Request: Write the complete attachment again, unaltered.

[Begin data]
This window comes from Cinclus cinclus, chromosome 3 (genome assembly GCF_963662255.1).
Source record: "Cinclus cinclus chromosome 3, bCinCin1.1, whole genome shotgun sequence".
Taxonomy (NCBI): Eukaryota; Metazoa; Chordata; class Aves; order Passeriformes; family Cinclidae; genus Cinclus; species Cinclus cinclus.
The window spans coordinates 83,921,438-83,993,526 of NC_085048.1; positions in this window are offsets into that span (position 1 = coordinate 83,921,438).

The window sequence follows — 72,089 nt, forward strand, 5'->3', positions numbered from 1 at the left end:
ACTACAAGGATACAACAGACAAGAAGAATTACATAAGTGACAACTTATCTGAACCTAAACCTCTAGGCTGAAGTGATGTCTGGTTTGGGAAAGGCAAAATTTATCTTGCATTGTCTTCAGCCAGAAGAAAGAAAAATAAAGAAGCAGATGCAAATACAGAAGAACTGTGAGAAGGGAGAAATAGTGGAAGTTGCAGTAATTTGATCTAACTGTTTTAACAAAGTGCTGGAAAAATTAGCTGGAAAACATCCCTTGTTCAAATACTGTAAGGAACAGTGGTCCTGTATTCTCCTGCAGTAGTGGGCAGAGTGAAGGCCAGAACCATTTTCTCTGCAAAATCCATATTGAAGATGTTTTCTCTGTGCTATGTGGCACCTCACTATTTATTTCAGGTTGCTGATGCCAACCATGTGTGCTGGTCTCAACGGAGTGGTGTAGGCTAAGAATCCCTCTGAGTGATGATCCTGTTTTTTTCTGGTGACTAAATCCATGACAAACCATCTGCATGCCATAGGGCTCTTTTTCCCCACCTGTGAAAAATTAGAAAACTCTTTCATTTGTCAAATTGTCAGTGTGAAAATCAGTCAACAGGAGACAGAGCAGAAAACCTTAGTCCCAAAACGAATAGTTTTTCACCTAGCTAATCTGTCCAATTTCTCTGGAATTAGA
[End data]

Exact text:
This window comes from Cinclus cinclus, chromosome 3 (genome assembly GCF_963662255.1).
Source record: "Cinclus cinclus chromosome 3, bCinCin1.1, whole genome shotgun sequence".
Taxonomy (NCBI): Eukaryota; Metazoa; Chordata; class Aves; order Passeriformes; family Cinclidae; genus Cinclus; species Cinclus cinclus.
The window spans coordinates 83,921,438-83,993,526 of NC_085048.1; positions in this window are offsets into that span (position 1 = coordinate 83,921,438).

The window sequence follows — 72,089 nt, forward strand, 5'->3', positions numbered from 1 at the left end:
ACTACAAGGATACAACAGACAAGAAGAATTACATAAGTGACAACTTATCTGAACCTAAACCTCTAGGCTGAAGTGATGTCTGGTTTGGGAAAGGCAAAATTTATCTTGCATTGTCTTCAGCCAGAAGAAAGAAAAATAAAGAAGCAGATGCAAATACAGAAGAACTGTGAGAAGGGAGAAATAGTGGAAGTTGCAGTAATTTGATCTAACTGTTTTAACAAAGTGCTGGAAAAATTAGCTGGAAAACATCCCTTGTTCAAATACTGTAAGGAACAGTGGTCCTGTATTCTCCTGCAGTAGTGGGCAGAGTGAAGGCCAGAACCATTTTCTCTGCAAAATCCATATTGAAGATGTTTTCTCTGTGCTATGTGGCACCTCACTATTTATTTCAGGTTGCTGATGCCAACCATGTGTGCTGGTCTCAACGGAGTGGTGTAGGCTAAGAATCCCTCTGAGTGATGATCCTGTTTTTTTCTGGTGACTAAATCCATGACAAACCATCTGCATGCCATAGGGCTCTTTTTCCCCACCTGTGAAAAATTAGAAAACTCTTTCATTTGTCAAATTGTCAGTGTGAAAATCAGTCAACAGGAGACAGAGCAGAAAACCTTAGTCCCAAAACGAATAGTTTTTCACCTAGCTAATCTGTCCAATTTCTCTGGAATTAGA